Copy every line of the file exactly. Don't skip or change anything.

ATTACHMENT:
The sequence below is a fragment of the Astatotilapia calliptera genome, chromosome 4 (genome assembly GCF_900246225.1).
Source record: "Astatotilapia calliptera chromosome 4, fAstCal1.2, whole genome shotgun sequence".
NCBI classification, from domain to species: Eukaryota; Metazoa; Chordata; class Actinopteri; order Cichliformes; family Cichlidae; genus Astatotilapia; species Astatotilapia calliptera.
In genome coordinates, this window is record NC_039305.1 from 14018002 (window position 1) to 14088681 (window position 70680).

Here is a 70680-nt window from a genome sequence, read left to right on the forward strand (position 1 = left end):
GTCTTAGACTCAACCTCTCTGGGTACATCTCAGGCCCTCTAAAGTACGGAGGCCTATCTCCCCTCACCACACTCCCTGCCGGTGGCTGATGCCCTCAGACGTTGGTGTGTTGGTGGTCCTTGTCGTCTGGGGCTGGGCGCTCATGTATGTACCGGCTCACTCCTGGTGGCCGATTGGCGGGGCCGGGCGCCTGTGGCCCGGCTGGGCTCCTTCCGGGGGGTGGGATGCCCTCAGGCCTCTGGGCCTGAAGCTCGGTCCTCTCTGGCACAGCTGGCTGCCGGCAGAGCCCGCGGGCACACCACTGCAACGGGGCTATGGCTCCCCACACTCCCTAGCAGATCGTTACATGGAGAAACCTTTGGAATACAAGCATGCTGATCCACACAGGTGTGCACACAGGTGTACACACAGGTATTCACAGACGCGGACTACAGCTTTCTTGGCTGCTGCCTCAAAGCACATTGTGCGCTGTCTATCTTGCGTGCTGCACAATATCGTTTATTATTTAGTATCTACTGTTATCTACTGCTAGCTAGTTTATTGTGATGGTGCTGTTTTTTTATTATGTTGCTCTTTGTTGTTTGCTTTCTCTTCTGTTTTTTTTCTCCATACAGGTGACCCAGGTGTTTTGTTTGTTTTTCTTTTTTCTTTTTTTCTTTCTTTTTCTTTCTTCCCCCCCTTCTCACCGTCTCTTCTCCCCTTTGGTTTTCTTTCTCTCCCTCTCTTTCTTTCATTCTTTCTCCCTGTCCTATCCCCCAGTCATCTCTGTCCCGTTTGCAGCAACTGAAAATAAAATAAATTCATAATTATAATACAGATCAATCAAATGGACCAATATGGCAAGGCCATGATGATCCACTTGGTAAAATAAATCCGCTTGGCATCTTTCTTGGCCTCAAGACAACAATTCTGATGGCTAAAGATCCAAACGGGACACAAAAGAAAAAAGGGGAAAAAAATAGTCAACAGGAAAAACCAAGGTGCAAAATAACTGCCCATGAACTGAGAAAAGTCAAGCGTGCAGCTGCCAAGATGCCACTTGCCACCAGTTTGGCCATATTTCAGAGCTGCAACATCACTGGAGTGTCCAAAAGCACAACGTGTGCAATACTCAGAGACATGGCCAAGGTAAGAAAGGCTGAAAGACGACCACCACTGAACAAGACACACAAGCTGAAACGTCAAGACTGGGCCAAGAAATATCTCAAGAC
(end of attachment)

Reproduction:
The sequence below is a fragment of the Astatotilapia calliptera genome, chromosome 4 (genome assembly GCF_900246225.1).
Source record: "Astatotilapia calliptera chromosome 4, fAstCal1.2, whole genome shotgun sequence".
NCBI classification, from domain to species: Eukaryota; Metazoa; Chordata; class Actinopteri; order Cichliformes; family Cichlidae; genus Astatotilapia; species Astatotilapia calliptera.
In genome coordinates, this window is record NC_039305.1 from 14018002 (window position 1) to 14088681 (window position 70680).

Here is a 70680-nt window from a genome sequence, read left to right on the forward strand (position 1 = left end):
GTCTTAGACTCAACCTCTCTGGGTACATCTCAGGCCCTCTAAAGTACGGAGGCCTATCTCCCCTCACCACACTCCCTGCCGGTGGCTGATGCCCTCAGACGTTGGTGTGTTGGTGGTCCTTGTCGTCTGGGGCTGGGCGCTCATGTATGTACCGGCTCACTCCTGGTGGCCGATTGGCGGGGCCGGGCGCCTGTGGCCCGGCTGGGCTCCTTCCGGGGGGTGGGATGCCCTCAGGCCTCTGGGCCTGAAGCTCGGTCCTCTCTGGCACAGCTGGCTGCCGGCAGAGCCCGCGGGCACACCACTGCAACGGGGCTATGGCTCCCCACACTCCCTAGCAGATCGTTACATGGAGAAACCTTTGGAATACAAGCATGCTGATCCACACAGGTGTGCACACAGGTGTACACACAGGTATTCACAGACGCGGACTACAGCTTTCTTGGCTGCTGCCTCAAAGCACATTGTGCGCTGTCTATCTTGCGTGCTGCACAATATCGTTTATTATTTAGTATCTACTGTTATCTACTGCTAGCTAGTTTATTGTGATGGTGCTGTTTTTTTATTATGTTGCTCTTTGTTGTTTGCTTTCTCTTCTGTTTTTTTTCTCCATACAGGTGACCCAGGTGTTTTGTTTGTTTTTCTTTTTTCTTTTTTTCTTTCTTTTTCTTTCTTCCCCCCCTTCTCACCGTCTCTTCTCCCCTTTGGTTTTCTTTCTCTCCCTCTCTTTCTTTCATTCTTTCTCCCTGTCCTATCCCCCAGTCATCTCTGTCCCGTTTGCAGCAACTGAAAATAAAATAAATTCATAATTATAATACAGATCAATCAAATGGACCAATATGGCAAGGCCATGATGATCCACTTGGTAAAATAAATCCGCTTGGCATCTTTCTTGGCCTCAAGACAACAATTCTGATGGCTAAAGATCCAAACGGGACACAAAAGAAAAAAGGGGAAAAAAATAGTCAACAGGAAAAACCAAGGTGCAAAATAACTGCCCATGAACTGAGAAAAGTCAAGCGTGCAGCTGCCAAGATGCCACTTGCCACCAGTTTGGCCATATTTCAGAGCTGCAACATCACTGGAGTGTCCAAAAGCACAACGTGTGCAATACTCAGAGACATGGCCAAGGTAAGAAAGGCTGAAAGACGACCACCACTGAACAAGACACACAAGCTGAAACGTCAAGACTGGGCCAAGAAATATCTCAAGAC